Glandular fever (mononucleosis) is an infectious disease which is caused by the Epstein Barr virus (EBV). It is characterised by fatigue, fever, inflammation in the throat and swelling of the lymph nodes. Glandular fever usually heals within 2 – 3 weeks without any complications. However, it can sometimes also last longer and be connected with chronic tiredness and loss of performance.
The disease is named after the man who discovered it, the paediatrician Emil Pfeiffer. Glandular fever affects children, young people and young adults in particular. The cause, Epstein Barr virus, is widespread. It is assumed that more than 90% of adults will have been infected with Epstein Barr virus by their 30th birthday. Infection occurs primarily via the saliva or drops in the air when someone sneezes or coughs. As the virus is often transmitted from mouth to mouth, the illness is also referred to as the kissing disease. Anyone who is infected is immune to the Epstein Barr virus for the rest of their life.
The symptoms of glandular fever are similar to that of the flu or a cold. The illness is therefore often mistaken for the flu, especially in childhood. Besides fever and inflammation in the throat area, fatigue and swelling of the lymph nodes are typical symptoms of glandular fever. The virus affects the immune cells, the B-lymphocytes, which can cause swelling of the lymphatic organs, spleen and tonsils. Sometimes the illness proceeds chronically over several months in adults, with extreme fatigue and loss of performance.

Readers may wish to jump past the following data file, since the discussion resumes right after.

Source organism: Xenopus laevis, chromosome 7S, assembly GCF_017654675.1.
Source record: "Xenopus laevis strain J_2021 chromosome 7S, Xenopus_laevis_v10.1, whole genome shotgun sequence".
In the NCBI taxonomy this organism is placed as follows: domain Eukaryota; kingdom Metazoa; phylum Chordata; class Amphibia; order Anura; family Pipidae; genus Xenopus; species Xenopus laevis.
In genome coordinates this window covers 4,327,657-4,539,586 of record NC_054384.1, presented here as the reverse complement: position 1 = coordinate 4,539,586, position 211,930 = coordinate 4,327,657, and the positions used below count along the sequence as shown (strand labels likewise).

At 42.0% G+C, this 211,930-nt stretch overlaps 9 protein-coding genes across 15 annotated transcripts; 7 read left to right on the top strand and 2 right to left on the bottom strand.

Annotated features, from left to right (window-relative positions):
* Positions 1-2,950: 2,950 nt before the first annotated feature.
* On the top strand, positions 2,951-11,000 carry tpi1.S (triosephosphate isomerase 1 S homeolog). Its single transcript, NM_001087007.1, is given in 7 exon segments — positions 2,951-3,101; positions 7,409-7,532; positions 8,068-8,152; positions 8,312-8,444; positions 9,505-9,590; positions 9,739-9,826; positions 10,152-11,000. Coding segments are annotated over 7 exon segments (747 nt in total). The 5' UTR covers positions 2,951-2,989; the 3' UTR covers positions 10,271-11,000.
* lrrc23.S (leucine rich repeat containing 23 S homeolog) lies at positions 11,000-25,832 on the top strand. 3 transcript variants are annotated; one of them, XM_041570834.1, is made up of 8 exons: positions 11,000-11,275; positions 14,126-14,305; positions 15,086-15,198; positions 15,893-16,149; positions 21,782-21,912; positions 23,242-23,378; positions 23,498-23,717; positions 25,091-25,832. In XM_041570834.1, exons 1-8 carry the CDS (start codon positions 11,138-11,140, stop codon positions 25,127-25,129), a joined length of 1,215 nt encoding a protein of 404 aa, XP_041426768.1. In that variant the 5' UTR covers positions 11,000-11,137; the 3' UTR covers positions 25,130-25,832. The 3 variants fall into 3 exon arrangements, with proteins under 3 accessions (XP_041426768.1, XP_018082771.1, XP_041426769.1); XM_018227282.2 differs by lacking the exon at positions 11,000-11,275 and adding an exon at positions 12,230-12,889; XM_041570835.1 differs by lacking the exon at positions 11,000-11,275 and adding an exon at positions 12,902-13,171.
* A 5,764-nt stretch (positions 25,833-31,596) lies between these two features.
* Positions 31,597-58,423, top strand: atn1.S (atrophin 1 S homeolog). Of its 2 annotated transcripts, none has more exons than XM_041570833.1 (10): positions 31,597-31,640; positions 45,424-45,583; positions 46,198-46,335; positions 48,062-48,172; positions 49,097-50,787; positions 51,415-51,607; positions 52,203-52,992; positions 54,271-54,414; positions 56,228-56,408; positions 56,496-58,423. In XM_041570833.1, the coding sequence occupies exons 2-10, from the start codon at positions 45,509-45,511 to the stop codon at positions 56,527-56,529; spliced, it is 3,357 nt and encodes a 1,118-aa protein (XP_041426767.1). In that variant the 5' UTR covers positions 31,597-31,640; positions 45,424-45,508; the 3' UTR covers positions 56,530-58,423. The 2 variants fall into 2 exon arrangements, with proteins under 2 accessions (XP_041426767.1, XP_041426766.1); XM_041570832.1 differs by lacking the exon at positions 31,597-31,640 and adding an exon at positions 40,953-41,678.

Glandular fever is diagnosed on the basis of the patient's medical history and the symptoms. Evidence of antibodies in the blood against the Epstein Barr virus proves the presence of infection.
Glandular fever is treated symptomatically. The main components of the treatment are rest, recuperation and antipyretic medication as needed. Glandular fever usually heals within 2 to 3 weeks. The fatigue can sometimes last somewhat longer. However, it sometimes takes several months until the patient recuperates fully.
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